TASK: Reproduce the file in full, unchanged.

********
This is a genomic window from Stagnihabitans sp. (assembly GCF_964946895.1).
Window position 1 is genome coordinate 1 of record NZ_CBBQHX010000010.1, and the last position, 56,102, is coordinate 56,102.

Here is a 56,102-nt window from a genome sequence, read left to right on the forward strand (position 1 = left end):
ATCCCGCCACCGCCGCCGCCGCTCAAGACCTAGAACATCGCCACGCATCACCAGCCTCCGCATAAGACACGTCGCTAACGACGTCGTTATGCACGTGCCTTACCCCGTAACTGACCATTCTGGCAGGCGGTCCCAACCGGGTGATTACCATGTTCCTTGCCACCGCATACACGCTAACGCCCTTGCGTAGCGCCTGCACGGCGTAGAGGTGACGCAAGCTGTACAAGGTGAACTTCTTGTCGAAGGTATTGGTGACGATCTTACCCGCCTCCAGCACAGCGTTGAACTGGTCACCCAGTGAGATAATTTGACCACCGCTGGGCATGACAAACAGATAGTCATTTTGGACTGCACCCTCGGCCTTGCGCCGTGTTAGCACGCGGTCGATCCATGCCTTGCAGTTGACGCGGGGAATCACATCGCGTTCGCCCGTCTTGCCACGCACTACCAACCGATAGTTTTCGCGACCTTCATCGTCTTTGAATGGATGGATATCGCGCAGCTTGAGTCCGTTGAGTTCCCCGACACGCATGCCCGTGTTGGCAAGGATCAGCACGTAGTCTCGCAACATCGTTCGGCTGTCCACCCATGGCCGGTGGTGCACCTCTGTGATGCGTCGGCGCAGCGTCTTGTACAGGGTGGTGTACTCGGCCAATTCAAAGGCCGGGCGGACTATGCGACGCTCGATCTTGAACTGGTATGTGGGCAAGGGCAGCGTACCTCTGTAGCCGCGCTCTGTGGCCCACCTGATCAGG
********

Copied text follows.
This is a genomic window from Stagnihabitans sp. (assembly GCF_964946895.1).
Window position 1 is genome coordinate 1 of record NZ_CBBQHX010000010.1, and the last position, 56,102, is coordinate 56,102.

Here is a 56,102-nt window from a genome sequence, read left to right on the forward strand (position 1 = left end):
ATCCCGCCACCGCCGCCGCCGCTCAAGACCTAGAACATCGCCACGCATCACCAGCCTCCGCATAAGACACGTCGCTAACGACGTCGTTATGCACGTGCCTTACCCCGTAACTGACCATTCTGGCAGGCGGTCCCAACCGGGTGATTACCATGTTCCTTGCCACCGCATACACGCTAACGCCCTTGCGTAGCGCCTGCACGGCGTAGAGGTGACGCAAGCTGTACAAGGTGAACTTCTTGTCGAAGGTATTGGTGACGATCTTACCCGCCTCCAGCACAGCGTTGAACTGGTCACCCAGTGAGATAATTTGACCACCGCTGGGCATGACAAACAGATAGTCATTTTGGACTGCACCCTCGGCCTTGCGCCGTGTTAGCACGCGGTCGATCCATGCCTTGCAGTTGACGCGGGGAATCACATCGCGTTCGCCCGTCTTGCCACGCACTACCAACCGATAGTTTTCGCGACCTTCATCGTCTTTGAATGGATGGATATCGCGCAGCTTGAGTCCGTTGAGTTCCCCGACACGCATGCCCGTGTTGGCAAGGATCAGCACGTAGTCTCGCAACATCGTTCGGCTGTCCACCCATGGCCGGTGGTGCACCTCTGTGATGCGTCGGCGCAGCGTCTTGTACAGGGTGGTGTACTCGGCCAATTCAAAGGCCGGGCGGACTATGCGACGCTCGATCTTGAACTGGTATGTGGGCAAGGGCAGCGTACCTCTGTAGCCGCGCTCTGTGGCCCACCTGATCAGG